Thousands of military veterans have received notices of benefits overpayment from the United States Department Of Veteran Affairs. This development is cause for concern for many U.S. veterans.
Take the case of Isaac Daniel, a 22-year veteran of the United States Navy that retired with a disability. Upon retirement, Daniel began receiving monthly disability payments of $1100 in addition to retirement payments of $1200. Daniel, his wife, and five children relied on both checks to make ends meet.
The nightmare for Daniel begins a little over a year ago when he received a letter from the Veteran Affairs debt management system center stating that Daniel received overpayments of more than $18,000.
The veterans administration explained to Daniel that he had never completed a form sent to him used to verify the presence of dependent children in the home. Daniel said that he never received such a form but that the number of dependents in his home was the same since his 2006 retirement.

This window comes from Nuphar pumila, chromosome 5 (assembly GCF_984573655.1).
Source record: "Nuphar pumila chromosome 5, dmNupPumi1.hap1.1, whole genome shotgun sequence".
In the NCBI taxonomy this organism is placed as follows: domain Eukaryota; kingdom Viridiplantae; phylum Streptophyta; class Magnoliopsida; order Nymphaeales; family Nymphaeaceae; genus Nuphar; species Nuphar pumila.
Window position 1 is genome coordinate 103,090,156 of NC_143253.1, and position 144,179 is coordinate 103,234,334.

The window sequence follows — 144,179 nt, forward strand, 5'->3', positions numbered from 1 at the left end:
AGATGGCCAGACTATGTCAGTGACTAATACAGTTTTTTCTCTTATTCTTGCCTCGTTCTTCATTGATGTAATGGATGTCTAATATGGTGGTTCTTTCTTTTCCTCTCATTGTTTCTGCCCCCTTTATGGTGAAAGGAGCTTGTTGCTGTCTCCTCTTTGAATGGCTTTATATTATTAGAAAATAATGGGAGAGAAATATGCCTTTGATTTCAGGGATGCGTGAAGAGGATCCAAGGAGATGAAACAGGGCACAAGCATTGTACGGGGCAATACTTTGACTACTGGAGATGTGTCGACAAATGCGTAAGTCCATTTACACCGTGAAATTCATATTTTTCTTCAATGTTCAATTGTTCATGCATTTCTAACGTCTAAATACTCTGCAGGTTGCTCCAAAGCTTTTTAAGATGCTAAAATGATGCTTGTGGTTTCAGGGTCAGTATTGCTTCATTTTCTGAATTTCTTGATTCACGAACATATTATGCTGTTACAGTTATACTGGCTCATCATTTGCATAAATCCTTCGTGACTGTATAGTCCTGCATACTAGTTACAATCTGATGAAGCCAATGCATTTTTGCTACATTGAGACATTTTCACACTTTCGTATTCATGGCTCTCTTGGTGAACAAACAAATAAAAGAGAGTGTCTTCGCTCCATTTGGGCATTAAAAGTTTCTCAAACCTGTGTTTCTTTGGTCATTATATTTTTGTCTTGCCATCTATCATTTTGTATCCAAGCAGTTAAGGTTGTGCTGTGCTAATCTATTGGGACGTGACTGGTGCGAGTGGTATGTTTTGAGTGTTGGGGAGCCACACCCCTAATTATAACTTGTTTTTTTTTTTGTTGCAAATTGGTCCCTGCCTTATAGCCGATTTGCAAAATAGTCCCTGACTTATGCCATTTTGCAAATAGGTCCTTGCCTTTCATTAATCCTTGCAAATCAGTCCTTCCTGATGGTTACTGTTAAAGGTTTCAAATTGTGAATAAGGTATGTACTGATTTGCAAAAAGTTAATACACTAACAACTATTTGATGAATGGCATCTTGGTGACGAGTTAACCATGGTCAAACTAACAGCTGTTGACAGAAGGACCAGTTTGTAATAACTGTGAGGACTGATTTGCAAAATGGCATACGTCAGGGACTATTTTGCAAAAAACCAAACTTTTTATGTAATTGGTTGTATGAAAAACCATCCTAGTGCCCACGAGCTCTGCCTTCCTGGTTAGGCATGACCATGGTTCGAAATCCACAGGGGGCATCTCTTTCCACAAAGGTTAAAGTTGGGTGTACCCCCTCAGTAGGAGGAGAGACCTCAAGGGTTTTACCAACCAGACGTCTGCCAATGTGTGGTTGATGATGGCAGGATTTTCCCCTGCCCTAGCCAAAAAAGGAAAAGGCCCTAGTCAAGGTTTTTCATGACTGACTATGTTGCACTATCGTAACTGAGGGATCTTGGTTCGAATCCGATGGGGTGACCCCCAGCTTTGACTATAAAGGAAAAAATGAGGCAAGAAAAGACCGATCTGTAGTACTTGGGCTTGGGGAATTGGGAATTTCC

When Daniel contacted the Veteran Administration it was learned that the letter was sent to an address where Daniel had lived 35 years previously. The result for Daniel and family was the garnishment of his disability check to pay back what the VA had determined was the debt Daniel owed them.
Daniel’s case is not an isolated one.
Airforce retiree Zaldy Sabino was informed of a 22,000 debt he owed to the VA. The problem, Sabino explains is that he never received money from the VA at the time the VA alleges.
Many more veterans have spoken in protests to debts they are said to owe due to the faulty record-keeping practices of the VA.